The NFL has gone high-tech. New for the 2015 season, every player has a tracker embedded in his shoulder pads that collects data like velocity, distance traveled and proximity to opposing players. Zebra Technologies is the company behind the tech, and the insights they provide are letting fans see the game in a whole new light.
The Wild Card round produced some incredibly impressive data, as eight teams from around the country clashed with the hopes of keeping their Super Bowl dreams alive. Here are the the craziest next-gen stats from those games, as well as drills you can use to help you replicate them.
All data courtesy of NFL.com
1. Russell Wilson’s Incredible Scramble
The Seahawks couldn’t score. Through the first three quarters of their game against the Vikings, their offense was non-existent. But just when it looked like things couldn’t get any worse, Russell Wilson turned disaster into triumph and sparked the Seahawks’ comeback.
With just 11:57 remaining to play and the Seahawks trailing the Vikings 9-0, a poorly timed snap flew past Wilson’s shoulder and tumbled into the backfield.
Wilson spun around and sprinted to retrieve the ball. But instead of just falling on the ball and securing it safely (as most quarterbacks would have done), Wilson slid next to the ball, picked it up and scurryied away from pressure. Once outside the pocket, he saw a wide-open Tyler Lockett and hit him with an accurate pass.
Wilson traveled a total of 27.7 yards before he released the pass. Lockett, who was supposed to run a bubble screen, took off downfield when he saw Wilson improvising, snagged the ball and took it all the way inside the 5-yard line to set up a crucial Seattle touchdown. It’s hard to imagine any NFL quarterback making this play other than Russell Wilson.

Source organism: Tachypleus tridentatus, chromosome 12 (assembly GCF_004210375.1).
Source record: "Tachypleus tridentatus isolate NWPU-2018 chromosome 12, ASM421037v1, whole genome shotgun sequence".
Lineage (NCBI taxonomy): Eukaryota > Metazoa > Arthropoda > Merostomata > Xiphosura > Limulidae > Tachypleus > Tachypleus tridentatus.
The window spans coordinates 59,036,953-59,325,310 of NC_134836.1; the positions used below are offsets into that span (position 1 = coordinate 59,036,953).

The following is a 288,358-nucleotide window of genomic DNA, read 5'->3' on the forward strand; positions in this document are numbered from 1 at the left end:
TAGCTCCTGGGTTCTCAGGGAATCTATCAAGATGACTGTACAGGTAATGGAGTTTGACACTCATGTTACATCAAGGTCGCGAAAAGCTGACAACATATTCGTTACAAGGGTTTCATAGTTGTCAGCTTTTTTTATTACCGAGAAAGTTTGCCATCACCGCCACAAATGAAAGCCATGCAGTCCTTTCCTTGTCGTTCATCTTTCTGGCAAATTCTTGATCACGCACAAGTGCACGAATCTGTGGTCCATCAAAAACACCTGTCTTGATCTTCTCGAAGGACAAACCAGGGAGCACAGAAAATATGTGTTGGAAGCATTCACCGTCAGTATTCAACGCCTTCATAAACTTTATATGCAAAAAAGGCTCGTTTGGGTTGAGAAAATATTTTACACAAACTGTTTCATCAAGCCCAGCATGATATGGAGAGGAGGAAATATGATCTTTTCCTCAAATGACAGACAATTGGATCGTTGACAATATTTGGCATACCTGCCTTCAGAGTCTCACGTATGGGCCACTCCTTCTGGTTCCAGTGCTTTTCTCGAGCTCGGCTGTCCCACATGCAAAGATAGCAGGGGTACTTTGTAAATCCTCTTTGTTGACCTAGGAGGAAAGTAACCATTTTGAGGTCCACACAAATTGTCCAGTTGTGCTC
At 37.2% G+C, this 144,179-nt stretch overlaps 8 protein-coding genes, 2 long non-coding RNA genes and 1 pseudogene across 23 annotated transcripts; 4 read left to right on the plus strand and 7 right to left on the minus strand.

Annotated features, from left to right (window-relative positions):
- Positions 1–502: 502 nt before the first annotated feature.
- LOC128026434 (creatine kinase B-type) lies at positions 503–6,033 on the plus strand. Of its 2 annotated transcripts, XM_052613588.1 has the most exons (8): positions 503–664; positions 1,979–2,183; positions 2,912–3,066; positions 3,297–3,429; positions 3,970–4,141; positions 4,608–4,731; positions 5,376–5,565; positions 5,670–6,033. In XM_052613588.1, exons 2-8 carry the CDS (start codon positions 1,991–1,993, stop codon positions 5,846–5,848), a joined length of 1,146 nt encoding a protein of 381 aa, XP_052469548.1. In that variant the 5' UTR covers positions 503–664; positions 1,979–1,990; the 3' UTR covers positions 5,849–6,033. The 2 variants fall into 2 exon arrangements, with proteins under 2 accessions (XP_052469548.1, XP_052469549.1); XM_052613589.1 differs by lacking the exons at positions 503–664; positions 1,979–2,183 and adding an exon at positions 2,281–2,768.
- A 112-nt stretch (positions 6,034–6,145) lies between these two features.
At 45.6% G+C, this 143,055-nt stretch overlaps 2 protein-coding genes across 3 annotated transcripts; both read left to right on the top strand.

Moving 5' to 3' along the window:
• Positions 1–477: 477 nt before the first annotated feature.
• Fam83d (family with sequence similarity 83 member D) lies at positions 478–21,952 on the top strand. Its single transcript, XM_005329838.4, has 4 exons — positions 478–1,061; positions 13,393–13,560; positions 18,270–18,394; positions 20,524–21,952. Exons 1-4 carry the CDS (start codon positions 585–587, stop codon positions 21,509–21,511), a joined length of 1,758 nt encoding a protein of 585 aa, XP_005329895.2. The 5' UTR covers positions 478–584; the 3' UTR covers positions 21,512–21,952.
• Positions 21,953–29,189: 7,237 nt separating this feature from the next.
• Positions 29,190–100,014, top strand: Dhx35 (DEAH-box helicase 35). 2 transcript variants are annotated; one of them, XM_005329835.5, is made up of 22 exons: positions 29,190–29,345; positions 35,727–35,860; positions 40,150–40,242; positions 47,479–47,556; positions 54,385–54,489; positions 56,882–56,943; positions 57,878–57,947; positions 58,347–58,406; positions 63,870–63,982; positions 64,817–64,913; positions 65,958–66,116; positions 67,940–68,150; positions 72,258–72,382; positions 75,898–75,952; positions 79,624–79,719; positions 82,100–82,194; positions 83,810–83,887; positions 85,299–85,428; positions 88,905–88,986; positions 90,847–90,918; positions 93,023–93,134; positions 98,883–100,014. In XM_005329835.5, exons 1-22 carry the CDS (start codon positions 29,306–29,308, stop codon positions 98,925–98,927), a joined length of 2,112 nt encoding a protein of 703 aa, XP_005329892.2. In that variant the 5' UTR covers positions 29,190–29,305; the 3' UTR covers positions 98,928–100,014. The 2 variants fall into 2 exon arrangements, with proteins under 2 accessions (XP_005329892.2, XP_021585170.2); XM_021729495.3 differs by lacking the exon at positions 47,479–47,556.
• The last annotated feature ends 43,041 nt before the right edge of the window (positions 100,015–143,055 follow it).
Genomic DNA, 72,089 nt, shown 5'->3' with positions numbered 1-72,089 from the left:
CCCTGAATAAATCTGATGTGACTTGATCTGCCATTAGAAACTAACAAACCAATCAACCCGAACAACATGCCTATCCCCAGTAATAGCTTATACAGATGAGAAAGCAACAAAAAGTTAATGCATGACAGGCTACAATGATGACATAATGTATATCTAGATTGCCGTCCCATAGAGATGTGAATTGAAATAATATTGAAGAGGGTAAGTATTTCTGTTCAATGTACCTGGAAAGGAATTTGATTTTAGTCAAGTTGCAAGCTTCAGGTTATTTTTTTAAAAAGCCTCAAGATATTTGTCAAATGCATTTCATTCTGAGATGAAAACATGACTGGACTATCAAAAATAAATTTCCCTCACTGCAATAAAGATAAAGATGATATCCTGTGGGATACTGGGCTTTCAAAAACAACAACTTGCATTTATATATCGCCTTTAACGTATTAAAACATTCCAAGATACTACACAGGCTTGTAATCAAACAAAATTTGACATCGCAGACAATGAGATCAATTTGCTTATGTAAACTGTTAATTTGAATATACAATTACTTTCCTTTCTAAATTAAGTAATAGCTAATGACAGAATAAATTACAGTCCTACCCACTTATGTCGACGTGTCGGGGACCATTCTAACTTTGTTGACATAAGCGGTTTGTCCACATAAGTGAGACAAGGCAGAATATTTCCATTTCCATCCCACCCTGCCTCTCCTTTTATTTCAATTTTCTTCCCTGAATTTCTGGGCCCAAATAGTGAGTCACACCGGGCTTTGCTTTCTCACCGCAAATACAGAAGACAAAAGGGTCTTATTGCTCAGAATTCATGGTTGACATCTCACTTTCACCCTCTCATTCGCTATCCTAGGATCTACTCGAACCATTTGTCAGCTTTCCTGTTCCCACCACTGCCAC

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2. The Mighty Knile
Knile Davis set the tone for the Chiefs matchup against the Texans on the very first play. He ran the opening kickoff back for an explosive touchdown, darting through the coverage and waltzing into the end zone untouched. On the play Davis hit a supersonic top speed of 22.11 mph, the fastest speed recorded by a ballcarrier in the Wild Card round and the 8th fastest speed (tied with Allen Robinson) during the entire regular season.
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3. The Seahawks’ D Stuffed AP
Blair Walsh took much of the blame for the Vikings’ loss to the Seahawks, but Adrian Peterson’s disappointing performance was another major issue. The Seahawks’ swarming defense held the regular-season rushing leader to 45 yards on 23 carries. Peterson was constantly running east and west looking for daylight, as evidenced by the fact that he covered 476 yards with the ball in his hands. His 9.33 yards traveled per rushing yard were more than twice his season average of 3.92. The Seahawks pursued the ball tirelessly, preventing AP from busting free for big yardage.
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